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Genome-wide association analyses for lung function and chronic obstructive pulmonary disease identify new loci and potential druggable targets

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Wain, LV 
Shrine, N 
Artigas, MS 
Erzurumluoglu, AM 
Noyvert, B 


Chronic obstructive pulmonary disease (COPD) is characterized by reduced lung function and is the third leading cause of death globally. Through genome-wide association discovery in 48,943 individuals, selected from extremes of the lung function distribution in UK Biobank, and follow-up in 95,375 individuals, we increased the yield of independent signals for lung function from 54 to 97. A genetic risk score was associated with COPD susceptibility (odds ratio per 1 s.d. of the risk score (∼6 alleles) (95% confidence interval) = 1.24 (1.20-1.27), P = 5.05 × 10‾⁴⁹), and we observed a 3.7-fold difference in COPD risk between individuals in the highest and lowest genetic risk score deciles in UK Biobank. The 97 signals show enrichment in genes for development, elastic fibers and epigenetic regulation pathways. We highlight targets for drugs and compounds in development for COPD and asthma (genes in the inositol phosphate metabolism pathway and CHRM3) and describe targets for potential drug repositioning from other clinical indications.



Adult, Aged, Aged, 80 and over, Alleles, Asthma, Epigenesis, Genetic, Female, Genetic Loci, Genetic Predisposition to Disease, Genome-Wide Association Study, Humans, Lung, Male, Middle Aged, Polymorphism, Single Nucleotide, Pulmonary Disease, Chronic Obstructive, Risk Factors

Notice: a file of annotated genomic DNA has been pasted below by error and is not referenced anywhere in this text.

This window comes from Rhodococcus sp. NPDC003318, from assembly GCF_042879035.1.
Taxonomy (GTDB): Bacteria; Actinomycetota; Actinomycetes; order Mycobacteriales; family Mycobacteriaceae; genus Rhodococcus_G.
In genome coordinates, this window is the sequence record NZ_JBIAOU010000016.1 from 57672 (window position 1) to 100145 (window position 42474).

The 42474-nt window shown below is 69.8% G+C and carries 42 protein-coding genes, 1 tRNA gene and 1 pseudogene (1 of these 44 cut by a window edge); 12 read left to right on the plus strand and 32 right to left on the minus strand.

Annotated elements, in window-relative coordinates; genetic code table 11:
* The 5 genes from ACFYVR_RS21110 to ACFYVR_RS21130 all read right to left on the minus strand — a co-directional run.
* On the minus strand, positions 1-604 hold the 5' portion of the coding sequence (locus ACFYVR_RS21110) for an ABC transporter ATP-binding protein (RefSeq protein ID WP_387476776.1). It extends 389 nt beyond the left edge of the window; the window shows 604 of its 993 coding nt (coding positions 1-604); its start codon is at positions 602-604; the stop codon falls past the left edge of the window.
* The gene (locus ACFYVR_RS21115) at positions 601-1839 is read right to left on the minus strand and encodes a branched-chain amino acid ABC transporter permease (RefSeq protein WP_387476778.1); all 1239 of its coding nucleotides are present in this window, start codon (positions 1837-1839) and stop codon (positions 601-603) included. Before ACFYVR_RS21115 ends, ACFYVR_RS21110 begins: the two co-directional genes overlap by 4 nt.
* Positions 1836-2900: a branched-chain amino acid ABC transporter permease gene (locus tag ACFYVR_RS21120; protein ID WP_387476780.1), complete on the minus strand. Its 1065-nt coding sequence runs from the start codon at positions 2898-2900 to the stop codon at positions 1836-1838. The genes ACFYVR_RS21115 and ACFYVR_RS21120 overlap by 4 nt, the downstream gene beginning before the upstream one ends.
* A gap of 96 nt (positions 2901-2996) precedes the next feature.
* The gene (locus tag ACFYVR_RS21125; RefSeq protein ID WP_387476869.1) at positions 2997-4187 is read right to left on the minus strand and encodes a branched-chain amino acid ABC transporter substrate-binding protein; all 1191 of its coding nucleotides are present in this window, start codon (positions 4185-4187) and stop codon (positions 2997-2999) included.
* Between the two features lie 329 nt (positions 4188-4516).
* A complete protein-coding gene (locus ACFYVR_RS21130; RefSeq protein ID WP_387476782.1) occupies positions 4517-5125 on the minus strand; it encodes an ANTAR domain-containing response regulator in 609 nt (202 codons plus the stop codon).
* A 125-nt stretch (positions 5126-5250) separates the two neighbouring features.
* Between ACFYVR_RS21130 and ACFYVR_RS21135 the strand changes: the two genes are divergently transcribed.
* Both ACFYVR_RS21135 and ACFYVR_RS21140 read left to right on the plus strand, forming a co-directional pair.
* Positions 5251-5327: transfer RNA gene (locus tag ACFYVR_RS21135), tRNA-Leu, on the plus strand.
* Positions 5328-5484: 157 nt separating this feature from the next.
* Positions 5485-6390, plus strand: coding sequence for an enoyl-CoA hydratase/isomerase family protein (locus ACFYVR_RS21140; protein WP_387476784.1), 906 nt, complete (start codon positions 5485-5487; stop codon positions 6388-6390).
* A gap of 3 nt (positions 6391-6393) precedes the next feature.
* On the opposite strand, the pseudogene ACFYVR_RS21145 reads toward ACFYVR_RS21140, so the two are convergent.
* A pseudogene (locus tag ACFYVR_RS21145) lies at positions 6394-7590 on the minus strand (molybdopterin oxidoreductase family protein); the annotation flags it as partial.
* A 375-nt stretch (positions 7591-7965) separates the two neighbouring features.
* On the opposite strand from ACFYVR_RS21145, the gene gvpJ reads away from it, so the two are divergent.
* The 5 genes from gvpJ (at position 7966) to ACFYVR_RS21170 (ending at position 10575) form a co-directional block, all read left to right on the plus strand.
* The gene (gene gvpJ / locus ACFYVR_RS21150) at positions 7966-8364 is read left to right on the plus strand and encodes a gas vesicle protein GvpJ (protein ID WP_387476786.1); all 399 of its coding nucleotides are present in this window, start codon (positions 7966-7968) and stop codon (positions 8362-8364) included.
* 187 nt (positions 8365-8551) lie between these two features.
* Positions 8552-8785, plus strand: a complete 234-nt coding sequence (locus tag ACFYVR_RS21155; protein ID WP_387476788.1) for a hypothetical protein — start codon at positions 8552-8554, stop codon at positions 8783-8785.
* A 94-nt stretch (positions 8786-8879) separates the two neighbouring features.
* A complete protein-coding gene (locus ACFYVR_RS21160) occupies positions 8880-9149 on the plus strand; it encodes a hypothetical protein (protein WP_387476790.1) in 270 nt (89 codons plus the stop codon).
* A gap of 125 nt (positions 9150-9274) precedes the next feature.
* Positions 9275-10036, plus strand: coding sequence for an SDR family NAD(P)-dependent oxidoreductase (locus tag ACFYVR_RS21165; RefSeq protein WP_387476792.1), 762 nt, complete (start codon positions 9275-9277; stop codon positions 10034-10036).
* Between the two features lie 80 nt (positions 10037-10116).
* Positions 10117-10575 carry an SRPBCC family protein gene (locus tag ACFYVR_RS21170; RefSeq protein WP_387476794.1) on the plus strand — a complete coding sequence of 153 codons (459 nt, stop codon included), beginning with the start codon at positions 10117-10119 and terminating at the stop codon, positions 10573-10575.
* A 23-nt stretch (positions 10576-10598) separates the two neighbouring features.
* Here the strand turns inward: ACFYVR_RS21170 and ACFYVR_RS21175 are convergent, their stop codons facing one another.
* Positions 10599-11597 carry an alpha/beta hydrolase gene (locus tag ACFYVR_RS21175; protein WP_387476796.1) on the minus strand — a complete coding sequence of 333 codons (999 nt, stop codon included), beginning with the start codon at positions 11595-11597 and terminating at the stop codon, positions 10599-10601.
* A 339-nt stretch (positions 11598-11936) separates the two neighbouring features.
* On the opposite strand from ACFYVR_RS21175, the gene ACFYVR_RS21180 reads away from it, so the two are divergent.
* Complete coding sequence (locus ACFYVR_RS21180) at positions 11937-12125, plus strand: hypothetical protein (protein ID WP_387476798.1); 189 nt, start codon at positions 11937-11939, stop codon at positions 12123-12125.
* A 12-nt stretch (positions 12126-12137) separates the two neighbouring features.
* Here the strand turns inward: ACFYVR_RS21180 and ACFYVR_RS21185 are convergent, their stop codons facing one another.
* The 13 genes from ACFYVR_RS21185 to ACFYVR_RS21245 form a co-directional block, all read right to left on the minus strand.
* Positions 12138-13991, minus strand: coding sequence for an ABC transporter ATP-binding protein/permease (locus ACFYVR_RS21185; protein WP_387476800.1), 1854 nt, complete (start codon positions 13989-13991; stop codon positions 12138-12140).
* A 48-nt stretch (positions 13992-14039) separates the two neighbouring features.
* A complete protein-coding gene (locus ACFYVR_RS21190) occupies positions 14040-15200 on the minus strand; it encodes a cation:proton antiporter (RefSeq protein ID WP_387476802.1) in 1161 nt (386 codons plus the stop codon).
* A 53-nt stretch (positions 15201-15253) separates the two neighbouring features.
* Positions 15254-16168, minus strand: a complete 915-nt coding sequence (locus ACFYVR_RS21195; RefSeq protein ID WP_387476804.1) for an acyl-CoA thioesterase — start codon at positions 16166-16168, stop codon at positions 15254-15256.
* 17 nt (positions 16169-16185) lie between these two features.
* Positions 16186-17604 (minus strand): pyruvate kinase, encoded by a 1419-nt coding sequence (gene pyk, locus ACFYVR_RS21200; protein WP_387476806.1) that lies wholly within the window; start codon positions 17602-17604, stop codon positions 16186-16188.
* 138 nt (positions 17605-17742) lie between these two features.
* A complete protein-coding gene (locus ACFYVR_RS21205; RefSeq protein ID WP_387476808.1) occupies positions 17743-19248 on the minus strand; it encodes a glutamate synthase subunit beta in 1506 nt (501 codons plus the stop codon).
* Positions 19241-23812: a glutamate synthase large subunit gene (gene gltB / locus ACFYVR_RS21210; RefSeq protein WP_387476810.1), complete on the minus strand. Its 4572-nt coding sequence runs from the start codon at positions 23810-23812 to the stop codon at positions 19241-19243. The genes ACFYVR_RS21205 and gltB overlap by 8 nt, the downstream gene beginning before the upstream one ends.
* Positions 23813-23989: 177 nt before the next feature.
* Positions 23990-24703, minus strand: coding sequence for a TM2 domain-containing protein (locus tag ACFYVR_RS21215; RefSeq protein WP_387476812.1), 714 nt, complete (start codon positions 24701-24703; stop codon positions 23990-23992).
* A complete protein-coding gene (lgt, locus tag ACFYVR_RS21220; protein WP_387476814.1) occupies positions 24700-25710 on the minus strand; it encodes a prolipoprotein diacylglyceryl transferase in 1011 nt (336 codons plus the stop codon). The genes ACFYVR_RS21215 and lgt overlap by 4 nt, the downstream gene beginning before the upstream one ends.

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Nature Genetics

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Nature Publishing Group
Medical Research Council (MC_PC_12026)
This work was funded by a Medical Research Council (MRC) strategic award to M.D.T., I.P.H., D.S. and L.V.W. (MC_PC_12010). This research has been conducted using the UK Biobank Resource under application 648. This article presents independent research funded partially by the National Institute for Health Research (NIHR). The views expressed are those of the author(s) and not necessarily those of the NHS, the NIHR or the UK Department of Health. This research used the ALICE and SPECTRE High-Performance Computing Facilities at the University of Leicester. Additional acknowledgments and funding details can be found in the Supplementary Note.